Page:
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Tobacco use falls among high school students, but is rising among middle schoolers: Study

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(NEW YORK) — Tobacco use has decreased among U.S. high school students, primarily with a drop in the use of e-cigarettes, but is on the rise among middle schoolers, according to a new federal report.

The study, published Thursday by the Centers for Disease Control and Prevention and the U.S. Food and Drug Administration, analyzed data from the web-based 2023 National Youth Tobacco Survey.

During the survey, adolescents were asked if they had used any tobacco product in the last 30 days.

Data showed that 12.6% of high schoolers — grades 9 to 12 — in 2023 reported being current users, a decline from 16.5% last year. This was mostly driven by a drop in e-cigarette use from 14.1% to 10% over the course of a year.

Declines in the use of other tobacco products, including cigars and cigarettes, were also seen among high school students.

However, among middle school students — in grades 6 to 8 — there was an increase with 6.6% in 2023 saying they currently used at least one tobacco product, up from 4.5% in 2022.

Additionally, there was an increase among middle schoolers who said they used multiple products, from 1.5% to 2.5%, over the same period.

Federal officials said they were encouraged by many of the report’s findings, but more work needs to be done to drive down tobacco use even further.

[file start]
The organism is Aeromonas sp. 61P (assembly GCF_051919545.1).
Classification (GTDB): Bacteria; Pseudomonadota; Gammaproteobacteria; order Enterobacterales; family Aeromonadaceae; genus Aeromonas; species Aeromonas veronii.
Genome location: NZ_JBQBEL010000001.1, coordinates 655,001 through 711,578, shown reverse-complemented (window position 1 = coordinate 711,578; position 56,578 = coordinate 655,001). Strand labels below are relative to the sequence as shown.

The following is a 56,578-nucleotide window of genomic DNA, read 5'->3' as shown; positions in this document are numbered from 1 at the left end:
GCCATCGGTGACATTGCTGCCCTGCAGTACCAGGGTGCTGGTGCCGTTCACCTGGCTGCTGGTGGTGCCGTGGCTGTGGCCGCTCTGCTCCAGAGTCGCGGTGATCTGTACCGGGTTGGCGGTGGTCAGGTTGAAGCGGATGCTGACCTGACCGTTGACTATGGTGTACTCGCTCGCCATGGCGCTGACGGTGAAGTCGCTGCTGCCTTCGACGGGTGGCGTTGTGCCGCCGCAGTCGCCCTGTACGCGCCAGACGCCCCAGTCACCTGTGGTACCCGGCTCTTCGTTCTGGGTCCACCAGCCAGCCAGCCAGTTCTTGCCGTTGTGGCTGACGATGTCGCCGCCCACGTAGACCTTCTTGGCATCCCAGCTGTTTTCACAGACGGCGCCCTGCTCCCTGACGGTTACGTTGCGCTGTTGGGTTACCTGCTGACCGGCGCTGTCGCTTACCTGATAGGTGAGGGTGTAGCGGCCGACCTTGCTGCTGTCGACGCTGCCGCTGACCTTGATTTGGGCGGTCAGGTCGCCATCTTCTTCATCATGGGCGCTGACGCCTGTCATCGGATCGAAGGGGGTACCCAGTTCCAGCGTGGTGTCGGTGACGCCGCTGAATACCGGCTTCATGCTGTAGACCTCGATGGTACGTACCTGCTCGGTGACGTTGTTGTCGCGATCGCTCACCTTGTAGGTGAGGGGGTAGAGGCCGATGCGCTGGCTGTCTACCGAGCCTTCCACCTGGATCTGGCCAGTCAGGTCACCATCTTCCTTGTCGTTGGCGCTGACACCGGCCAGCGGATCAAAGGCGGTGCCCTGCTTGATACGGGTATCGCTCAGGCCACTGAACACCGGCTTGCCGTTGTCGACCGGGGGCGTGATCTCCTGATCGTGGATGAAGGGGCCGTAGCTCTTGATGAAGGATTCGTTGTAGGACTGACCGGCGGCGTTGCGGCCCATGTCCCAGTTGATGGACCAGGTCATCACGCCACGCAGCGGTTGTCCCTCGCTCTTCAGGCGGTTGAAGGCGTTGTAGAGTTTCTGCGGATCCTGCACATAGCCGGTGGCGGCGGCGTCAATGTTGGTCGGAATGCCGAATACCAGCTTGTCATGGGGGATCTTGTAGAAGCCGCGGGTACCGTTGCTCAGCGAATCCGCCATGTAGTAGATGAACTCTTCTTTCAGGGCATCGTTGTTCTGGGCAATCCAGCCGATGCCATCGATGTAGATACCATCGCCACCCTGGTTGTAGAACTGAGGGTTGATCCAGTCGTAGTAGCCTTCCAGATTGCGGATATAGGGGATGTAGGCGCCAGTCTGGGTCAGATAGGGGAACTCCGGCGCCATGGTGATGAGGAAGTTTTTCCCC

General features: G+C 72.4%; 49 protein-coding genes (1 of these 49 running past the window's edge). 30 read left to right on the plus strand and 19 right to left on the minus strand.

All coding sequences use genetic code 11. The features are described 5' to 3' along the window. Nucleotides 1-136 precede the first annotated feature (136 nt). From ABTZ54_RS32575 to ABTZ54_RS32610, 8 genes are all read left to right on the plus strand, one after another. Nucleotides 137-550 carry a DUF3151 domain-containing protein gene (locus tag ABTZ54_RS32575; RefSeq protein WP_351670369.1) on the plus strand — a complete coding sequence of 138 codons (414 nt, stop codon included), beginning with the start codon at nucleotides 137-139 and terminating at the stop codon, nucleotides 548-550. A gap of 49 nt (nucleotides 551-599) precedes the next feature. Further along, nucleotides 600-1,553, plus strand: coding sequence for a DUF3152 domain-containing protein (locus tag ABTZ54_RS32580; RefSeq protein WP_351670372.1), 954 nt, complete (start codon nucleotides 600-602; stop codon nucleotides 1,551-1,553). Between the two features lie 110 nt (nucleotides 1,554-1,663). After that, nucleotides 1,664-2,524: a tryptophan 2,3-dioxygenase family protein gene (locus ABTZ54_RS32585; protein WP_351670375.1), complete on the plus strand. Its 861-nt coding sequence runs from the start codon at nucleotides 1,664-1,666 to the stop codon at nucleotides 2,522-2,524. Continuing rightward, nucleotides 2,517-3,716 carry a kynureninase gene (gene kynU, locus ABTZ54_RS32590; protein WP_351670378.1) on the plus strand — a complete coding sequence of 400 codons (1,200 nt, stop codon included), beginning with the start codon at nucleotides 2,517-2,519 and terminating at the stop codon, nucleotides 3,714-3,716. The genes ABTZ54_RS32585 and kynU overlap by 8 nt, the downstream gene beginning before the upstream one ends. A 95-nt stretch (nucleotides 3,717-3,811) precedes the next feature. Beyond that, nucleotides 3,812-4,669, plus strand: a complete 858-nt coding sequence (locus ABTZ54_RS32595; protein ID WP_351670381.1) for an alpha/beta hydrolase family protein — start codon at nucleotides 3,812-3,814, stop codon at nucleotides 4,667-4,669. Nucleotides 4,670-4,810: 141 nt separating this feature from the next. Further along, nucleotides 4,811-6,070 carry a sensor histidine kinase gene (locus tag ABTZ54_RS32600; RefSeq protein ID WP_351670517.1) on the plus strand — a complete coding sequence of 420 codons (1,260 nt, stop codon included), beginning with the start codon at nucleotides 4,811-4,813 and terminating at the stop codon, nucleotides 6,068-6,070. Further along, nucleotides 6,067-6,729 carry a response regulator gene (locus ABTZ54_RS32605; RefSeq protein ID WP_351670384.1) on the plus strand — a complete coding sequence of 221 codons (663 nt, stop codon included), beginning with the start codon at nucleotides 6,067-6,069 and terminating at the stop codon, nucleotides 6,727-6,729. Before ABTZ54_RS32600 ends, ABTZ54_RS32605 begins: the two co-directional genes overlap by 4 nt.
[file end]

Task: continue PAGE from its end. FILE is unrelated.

“The decline in e-cigarette use among high school students shows great progress, but our work is far from over,” said Dr. Deirdre Lawrence Kittner, director of the CDC’s office on smoking and health, in a press release. “Findings from this report underscore the threat that commercial tobacco product use poses to the health of our nation’s youth. It is imperative that we prevent youth from starting to use tobacco and help those who use tobacco to quit.”

For the tenth year in a row, e-cigarettes remained the most used tobacco product among pre-teens and teenagers. Rounding out the top five most used products were cigarettes, cigars, nicotine pouches and smokeless tobacco, respectively.

For both middle and high school students who had ever used e-cigarettes, 46.7% reported being current users and 25.2% said they used e-cigarettes daily.

Among students who reported being current e-cigarette users, 89.4% said they used flavored products with fruit and candy being the most common flavors. Elf Bar was the most reported brand followed by Esco Bars, Vuse, JUUL and Mr. Fog.

“Given the number of middle and high school students that use tobacco products, sustained efforts to prevent initiation of tobacco product use among young persons and strategies to help young tobacco users quit are critical to reducing U.S. youth tobacco product use,” the authors wrote in the report.

According to the CDC and FDA, using tobacco products before adulthood increases the risk of lifelong nicotine addiction and another negative health impacts.

Nicotine exposure from e-cigarettes can hinder brain development in adolescents and young adults, which can continue into the mid-20s, the CDC says.

Additionally, e-cigarettes can contain heavy metals and cancer-causing chemicals that can damage the lungs and lead to disease, disability and even death, according to the CDC.

The authors of the report said multiple factors have led to the increase in tobacco use among adolescents including companies introducing flavors and playing down the harms.

To continue reducing youth tobacco use, the CDC and FDA recommend proven policies including “price increases, smoke-free policies, counter-marketing campaigns, and healthcare interventions.”

 

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